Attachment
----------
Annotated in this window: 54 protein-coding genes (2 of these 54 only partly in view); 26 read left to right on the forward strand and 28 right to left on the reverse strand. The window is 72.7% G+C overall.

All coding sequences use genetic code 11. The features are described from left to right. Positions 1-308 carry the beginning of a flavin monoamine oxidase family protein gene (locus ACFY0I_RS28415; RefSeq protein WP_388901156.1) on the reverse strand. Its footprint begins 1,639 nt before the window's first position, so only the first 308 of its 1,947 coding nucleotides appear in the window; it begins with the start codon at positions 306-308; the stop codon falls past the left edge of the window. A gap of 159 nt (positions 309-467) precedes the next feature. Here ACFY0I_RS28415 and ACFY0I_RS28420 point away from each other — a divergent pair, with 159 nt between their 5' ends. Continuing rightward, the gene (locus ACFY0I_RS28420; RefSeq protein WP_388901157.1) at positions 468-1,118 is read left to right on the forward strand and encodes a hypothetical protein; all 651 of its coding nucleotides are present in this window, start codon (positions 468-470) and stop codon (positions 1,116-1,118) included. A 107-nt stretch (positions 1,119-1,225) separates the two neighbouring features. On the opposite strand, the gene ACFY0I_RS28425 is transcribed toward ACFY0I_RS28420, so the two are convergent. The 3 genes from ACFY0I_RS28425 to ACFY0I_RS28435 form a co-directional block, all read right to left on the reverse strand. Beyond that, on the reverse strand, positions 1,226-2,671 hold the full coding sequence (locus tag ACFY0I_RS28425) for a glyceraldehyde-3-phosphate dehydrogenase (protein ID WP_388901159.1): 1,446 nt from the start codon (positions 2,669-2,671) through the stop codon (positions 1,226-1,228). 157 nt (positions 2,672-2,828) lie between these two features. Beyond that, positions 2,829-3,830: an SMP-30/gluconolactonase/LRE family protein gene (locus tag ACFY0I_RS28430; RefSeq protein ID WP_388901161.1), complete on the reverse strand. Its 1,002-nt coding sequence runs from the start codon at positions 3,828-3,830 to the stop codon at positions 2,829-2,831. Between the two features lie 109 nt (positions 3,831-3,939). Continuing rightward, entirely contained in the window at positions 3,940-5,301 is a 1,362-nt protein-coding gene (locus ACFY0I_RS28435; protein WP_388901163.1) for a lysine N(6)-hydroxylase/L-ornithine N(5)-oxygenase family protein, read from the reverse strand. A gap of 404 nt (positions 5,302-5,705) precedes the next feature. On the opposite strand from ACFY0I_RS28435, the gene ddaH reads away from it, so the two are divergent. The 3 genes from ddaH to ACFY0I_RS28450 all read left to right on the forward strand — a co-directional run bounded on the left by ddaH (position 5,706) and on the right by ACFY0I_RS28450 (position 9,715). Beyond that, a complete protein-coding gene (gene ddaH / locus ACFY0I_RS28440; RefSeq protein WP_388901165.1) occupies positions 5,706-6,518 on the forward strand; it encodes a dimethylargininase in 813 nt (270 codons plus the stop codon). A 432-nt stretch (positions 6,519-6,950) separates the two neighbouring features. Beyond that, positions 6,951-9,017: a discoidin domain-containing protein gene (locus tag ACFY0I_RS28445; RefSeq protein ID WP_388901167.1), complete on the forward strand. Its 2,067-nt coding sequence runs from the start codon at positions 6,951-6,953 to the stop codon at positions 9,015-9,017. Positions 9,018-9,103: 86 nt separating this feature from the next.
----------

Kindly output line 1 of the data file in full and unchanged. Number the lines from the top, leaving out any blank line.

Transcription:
Annotated in this window: 54 protein-coding genes (2 of these 54 only partly in view); 26 read left to right on the forward strand and 28 right to left on the reverse strand. The window is 72.7% G+C overall.